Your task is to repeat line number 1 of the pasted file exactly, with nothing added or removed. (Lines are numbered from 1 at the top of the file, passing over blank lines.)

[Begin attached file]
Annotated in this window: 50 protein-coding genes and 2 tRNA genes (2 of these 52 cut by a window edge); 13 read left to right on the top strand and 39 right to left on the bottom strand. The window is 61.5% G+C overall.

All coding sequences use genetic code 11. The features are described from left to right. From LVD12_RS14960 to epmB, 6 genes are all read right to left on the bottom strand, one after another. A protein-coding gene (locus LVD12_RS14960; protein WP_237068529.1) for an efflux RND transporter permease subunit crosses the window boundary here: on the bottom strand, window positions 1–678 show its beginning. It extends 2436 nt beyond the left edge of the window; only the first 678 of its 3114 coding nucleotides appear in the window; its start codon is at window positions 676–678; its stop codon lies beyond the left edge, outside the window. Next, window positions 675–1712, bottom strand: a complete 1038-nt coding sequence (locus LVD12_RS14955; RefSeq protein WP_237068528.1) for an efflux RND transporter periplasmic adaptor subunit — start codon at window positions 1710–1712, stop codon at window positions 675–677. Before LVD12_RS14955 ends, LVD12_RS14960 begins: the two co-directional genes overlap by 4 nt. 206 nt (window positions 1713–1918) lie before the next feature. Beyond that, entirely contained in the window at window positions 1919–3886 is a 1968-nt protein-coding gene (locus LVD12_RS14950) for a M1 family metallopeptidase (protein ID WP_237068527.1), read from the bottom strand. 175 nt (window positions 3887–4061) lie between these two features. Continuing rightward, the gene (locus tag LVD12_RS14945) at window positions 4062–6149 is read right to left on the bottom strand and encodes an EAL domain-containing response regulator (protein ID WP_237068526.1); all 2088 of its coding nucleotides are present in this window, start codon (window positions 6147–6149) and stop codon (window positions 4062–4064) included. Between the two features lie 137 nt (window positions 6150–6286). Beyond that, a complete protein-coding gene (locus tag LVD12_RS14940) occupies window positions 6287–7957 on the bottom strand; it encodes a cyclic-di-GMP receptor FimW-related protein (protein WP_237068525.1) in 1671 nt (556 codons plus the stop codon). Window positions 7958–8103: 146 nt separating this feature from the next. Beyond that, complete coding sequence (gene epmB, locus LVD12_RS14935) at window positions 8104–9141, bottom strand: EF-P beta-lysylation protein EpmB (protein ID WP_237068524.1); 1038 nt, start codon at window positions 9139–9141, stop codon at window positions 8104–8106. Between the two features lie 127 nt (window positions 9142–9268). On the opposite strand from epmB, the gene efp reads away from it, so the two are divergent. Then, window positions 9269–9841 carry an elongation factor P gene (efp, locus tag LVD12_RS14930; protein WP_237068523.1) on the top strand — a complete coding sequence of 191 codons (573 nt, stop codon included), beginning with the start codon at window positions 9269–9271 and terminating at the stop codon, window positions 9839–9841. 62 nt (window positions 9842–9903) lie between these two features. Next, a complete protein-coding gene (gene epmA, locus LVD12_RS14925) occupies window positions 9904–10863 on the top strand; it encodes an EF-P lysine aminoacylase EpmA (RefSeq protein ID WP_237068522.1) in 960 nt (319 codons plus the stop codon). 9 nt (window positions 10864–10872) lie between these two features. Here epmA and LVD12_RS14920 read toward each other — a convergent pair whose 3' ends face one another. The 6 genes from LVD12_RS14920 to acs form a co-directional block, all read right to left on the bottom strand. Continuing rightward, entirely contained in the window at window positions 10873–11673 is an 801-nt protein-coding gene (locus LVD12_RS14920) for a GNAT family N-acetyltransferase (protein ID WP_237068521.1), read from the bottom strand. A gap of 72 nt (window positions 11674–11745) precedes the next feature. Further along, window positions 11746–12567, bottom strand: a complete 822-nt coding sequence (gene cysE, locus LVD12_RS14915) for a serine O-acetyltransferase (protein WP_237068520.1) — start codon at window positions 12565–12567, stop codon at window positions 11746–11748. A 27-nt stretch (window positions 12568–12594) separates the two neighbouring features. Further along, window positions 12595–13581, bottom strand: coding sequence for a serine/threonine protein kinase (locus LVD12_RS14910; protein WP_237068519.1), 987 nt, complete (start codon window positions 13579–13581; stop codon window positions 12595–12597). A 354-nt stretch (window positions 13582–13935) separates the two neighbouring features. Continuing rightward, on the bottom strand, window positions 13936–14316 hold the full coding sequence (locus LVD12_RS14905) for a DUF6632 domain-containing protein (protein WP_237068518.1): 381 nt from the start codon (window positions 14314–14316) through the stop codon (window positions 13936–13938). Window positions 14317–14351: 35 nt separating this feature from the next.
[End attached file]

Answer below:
Annotated in this window: 50 protein-coding genes and 2 tRNA genes (2 of these 52 cut by a window edge); 13 read left to right on the top strand and 39 right to left on the bottom strand. The window is 61.5% G+C overall.